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Ever since LSD was first synthesized back in the 1930 s, psychotherapists have been interested in using hallucinogenic drugs to treat a range of mental disorders. However, attempts to do so have struggled to gain widespread support from the medical community, partly because the visionary journeys these substances generate are so idiosyncratic, and therefore difficult to analyze. Yet a team of researchers believe they have now observed a way to scientifically analyze the mystical experiences produced by psilocybin-containing mushrooms, potentially opening the door for their use in psychological therapy.
Publishing their findings in the Journal of Psychopharmacology, the team definesmystical experience usingfour central characteristics. These include a sense of mysticism, meaning a sensation of sacredness or unity with all things, positive mood, transcendence of period and space, and ineffability or be thought that the experience is beyond words.
The team of psychiatrists and neuroscientists from the John Hopkins University School of Medicine have developed a 30 -item Mystical Experience Questionnaire, “ve called the” MEQ3 0, which addresses all four of these elements and can be used to obtain an overall score to describe the intensity of the mystic experience. This was achieved by analyzing data collected from five laboratory-based experimentations, in which a total of 184 participants “ve been given” moderate to high dosages of psilocybin and asked to describe their experience.
For instance, in order to determine the level of mysticism, the MEQ3 0 asks participants to state how strongly they felt connected to ultimate reality.Data relating to transcendence of space of hour, meanwhile, is extracted from the degree to which participants lost their usual awareness of where[ they] were.
More crucially, such studies authors claim that scores obtained from the MEQ3 0 can be accurately used to predict the long-term effects of psilocybin use, since the data revealed that those who attained greater mystic experiences also reported continued improvements in their state of mind further down the line. This builds on previous studies which have revealed that patients who are deemed to have had a complete mystical experience on psilocybin are more likely to feel increased wellbeing or life gratification 14 months later.
While the study authors insist that the biological mechanisms underlying mystical experiences have not been identified, recent research into the subject has led to the development of a number of hypothesis. For instance, a study at Imperial College London exposed how psilocybin caused a decrease in brain activity in the parts of the brain typically associated with the sense of ego, or ego.At the same hour, an increase in communication between certain other parts of the brain was observed, producing a pattern of activity that resembled dream sleep.
Findings such as this have led to the rise of the word psychointegrator to describe psychedelic substances such as psilocybin, since they incorporate neuronal activity by increasing connectivity and communicationin the brain. To dedicate an idea of what this looks like, the image below compares functionalbrainnetworks observedunder normal conditions and on psilocybin.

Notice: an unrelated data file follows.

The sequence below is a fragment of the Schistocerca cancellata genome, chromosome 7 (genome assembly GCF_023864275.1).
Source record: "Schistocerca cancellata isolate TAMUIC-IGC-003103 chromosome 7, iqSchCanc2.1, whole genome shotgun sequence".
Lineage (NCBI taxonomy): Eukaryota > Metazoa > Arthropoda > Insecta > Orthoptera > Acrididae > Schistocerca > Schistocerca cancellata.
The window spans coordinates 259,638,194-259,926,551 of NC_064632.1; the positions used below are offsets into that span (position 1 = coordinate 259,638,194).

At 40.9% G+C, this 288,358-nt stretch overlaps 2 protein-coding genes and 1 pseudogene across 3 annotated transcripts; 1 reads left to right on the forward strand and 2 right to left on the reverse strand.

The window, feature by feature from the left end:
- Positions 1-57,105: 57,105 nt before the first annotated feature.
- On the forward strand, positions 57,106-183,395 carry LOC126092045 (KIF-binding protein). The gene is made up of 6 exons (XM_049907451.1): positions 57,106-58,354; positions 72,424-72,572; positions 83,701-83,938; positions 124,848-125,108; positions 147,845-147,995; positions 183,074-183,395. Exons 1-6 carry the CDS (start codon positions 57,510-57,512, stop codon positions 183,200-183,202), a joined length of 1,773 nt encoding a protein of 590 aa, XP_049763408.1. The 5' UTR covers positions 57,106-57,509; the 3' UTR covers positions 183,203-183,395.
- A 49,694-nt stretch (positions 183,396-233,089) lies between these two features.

Image: Simplified visualization of fMRI( Functional magnetic resonance imaging) offunctional brain networksunder normal conditions( left) and on psilocybin( right ). Research image byDr. Robin Carhart-Harris, presented at Breaking Convention on July 12 th 2015. Photograph by Benjamin Taub for IFLScience .
However, while scientists are working to unravel the mechanisms by which psychedelic compounds work on the brain, the situation remains extremely complex and the effects of such substances are still hard to predict. For instance, it is generally held that psychedelic experiences are staggeringly influenced by the factors of set and defining.Set refers to the psychological condition of the person or persons ingesting the narcotic, while defining indicates actual surrounds in which the substance is taken. With the development of the MEQ3 0, though, it is hoped that these effects can be more scientifically classified and analyzed, leading to a greater understanding of how psychedelics can be used to treat psychological disorders.
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( CNN) There’s a good chance you are thinking of ways to live healthier in the new year. Whether you want to fell 10 pounds, improve your cholesterol or have more energy, we have five food-related New Year’s resolutions that will help you achieve your goals.Continue reading
( CNN) You know Swiss food. Skewered lumps of bread swirled in volcanically hot cheese fondue, followed by copious quantities of chocolate with a side order of muesli. Right?
Dogs found dead after eating poisonous mushrooms in owner's yard
(Meredith) â A North Carolina woman is heartbroken after two of her dogs died from eating poisonous mushrooms in her yard. When Janna Joyner returned home from work Sunday night, she found her beloved dogs Drago and Adoni dead, WRAL-TV reports. Four of …
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A lot of people who do drugs or smoke weed arent the individuals who typically conform to societal norms.